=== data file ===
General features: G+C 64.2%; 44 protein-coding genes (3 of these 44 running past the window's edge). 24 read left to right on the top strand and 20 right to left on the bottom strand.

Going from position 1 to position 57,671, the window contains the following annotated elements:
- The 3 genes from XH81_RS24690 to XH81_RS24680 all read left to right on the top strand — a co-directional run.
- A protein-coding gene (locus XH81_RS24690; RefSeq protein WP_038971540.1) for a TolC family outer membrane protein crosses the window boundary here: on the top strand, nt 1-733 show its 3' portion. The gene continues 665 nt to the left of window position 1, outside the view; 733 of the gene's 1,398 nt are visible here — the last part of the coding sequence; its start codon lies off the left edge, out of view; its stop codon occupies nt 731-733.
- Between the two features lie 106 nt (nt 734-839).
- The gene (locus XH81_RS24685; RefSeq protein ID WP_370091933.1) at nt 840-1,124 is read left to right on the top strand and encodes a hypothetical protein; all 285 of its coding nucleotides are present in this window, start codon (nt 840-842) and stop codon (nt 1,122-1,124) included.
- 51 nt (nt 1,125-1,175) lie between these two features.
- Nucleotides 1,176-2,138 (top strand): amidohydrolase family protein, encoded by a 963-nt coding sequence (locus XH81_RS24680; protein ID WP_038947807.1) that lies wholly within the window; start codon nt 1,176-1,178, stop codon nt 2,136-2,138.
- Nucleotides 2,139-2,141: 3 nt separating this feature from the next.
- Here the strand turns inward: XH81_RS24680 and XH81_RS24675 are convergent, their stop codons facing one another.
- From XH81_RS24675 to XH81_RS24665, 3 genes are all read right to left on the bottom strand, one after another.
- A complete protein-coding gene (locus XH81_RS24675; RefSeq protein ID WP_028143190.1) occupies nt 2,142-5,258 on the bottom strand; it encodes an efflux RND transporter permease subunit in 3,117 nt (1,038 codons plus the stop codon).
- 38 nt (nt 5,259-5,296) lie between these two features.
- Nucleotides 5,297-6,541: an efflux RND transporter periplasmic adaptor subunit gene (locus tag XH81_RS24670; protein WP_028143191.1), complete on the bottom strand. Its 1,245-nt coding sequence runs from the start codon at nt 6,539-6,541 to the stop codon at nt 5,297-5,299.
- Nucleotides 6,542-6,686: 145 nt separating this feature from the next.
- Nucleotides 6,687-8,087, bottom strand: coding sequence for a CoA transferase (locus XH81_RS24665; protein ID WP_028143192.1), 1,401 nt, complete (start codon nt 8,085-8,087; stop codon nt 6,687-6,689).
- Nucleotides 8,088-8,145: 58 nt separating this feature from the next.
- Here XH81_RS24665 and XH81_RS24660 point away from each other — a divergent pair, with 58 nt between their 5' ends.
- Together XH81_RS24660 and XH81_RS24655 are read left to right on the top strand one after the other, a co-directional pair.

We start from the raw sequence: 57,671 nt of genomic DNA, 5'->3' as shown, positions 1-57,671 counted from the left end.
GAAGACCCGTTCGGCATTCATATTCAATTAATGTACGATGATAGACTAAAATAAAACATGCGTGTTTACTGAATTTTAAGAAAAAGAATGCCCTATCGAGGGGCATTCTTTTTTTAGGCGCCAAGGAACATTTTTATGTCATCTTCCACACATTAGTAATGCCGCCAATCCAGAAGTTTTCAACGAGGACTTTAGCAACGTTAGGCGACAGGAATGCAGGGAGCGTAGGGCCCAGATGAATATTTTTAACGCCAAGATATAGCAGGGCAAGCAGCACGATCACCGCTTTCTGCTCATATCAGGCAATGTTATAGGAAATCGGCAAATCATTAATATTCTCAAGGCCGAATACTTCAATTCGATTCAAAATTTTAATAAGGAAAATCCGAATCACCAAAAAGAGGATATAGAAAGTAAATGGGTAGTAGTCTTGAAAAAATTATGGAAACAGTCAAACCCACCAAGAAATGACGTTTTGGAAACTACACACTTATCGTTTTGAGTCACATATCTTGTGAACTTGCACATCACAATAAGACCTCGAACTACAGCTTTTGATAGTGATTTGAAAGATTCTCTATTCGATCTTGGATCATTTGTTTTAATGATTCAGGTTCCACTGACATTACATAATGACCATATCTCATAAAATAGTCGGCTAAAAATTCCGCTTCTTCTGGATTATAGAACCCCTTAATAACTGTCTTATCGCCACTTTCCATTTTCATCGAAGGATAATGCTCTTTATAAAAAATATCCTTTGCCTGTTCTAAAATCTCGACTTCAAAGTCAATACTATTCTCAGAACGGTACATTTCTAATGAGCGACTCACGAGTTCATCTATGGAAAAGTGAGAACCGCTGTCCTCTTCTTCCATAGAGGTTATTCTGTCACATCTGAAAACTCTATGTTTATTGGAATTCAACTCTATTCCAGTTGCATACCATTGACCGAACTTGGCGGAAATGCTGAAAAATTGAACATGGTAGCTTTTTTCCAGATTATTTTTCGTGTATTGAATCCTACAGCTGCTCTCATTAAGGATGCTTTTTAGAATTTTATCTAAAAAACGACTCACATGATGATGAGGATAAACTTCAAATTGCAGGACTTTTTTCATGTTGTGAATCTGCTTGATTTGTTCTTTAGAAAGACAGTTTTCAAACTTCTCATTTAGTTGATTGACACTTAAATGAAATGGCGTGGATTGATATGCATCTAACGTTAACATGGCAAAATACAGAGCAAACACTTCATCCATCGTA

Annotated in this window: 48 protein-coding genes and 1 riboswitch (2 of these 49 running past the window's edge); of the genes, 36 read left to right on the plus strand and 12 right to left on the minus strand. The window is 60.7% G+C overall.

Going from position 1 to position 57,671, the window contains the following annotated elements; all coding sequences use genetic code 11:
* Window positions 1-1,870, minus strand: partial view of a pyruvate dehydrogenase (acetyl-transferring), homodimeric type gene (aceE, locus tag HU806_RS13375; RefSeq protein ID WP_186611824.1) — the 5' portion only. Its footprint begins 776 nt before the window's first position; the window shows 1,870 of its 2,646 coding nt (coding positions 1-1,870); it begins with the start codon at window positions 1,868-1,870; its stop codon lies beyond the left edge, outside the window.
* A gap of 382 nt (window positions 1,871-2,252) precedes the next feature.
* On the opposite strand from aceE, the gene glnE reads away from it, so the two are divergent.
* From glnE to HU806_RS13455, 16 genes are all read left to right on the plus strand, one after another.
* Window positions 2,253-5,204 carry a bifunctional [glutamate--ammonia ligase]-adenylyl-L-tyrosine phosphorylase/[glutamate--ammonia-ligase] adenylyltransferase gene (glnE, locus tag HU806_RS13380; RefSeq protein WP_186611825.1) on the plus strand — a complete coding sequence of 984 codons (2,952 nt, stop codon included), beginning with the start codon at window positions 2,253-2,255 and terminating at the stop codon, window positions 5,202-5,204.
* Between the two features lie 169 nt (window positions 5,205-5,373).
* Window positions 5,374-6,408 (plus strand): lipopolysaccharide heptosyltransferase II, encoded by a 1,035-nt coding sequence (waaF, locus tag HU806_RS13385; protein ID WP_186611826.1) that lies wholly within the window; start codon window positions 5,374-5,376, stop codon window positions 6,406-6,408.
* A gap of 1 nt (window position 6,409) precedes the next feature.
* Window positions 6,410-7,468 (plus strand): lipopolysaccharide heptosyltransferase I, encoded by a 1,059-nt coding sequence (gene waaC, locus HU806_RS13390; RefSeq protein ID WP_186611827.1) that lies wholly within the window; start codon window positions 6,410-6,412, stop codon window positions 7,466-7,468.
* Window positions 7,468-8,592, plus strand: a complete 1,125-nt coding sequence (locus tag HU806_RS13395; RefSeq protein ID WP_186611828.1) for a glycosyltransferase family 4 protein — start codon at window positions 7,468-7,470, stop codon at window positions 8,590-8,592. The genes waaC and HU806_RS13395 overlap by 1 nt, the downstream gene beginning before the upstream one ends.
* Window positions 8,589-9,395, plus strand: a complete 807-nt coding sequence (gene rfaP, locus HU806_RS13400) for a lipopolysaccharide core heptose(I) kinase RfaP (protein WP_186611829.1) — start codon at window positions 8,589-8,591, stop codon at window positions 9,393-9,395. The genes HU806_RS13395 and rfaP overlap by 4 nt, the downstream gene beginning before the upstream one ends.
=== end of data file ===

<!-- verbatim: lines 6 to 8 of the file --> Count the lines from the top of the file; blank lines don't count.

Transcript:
- The gene (locus XH81_RS24685; RefSeq protein ID WP_370091933.1) at nt 840-1,124 is read left to right on the top strand and encodes a hypothetical protein; all 285 of its coding nucleotides are present in this window, start codon (nt 840-842) and stop codon (nt 1,122-1,124) included.
- 51 nt (nt 1,125-1,175) lie between these two features.
- Nucleotides 1,176-2,138 (top strand): amidohydrolase family protein, encoded by a 963-nt coding sequence (locus XH81_RS24680; protein ID WP_038947807.1) that lies wholly within the window; start codon nt 1,176-1,178, stop codon nt 2,136-2,138.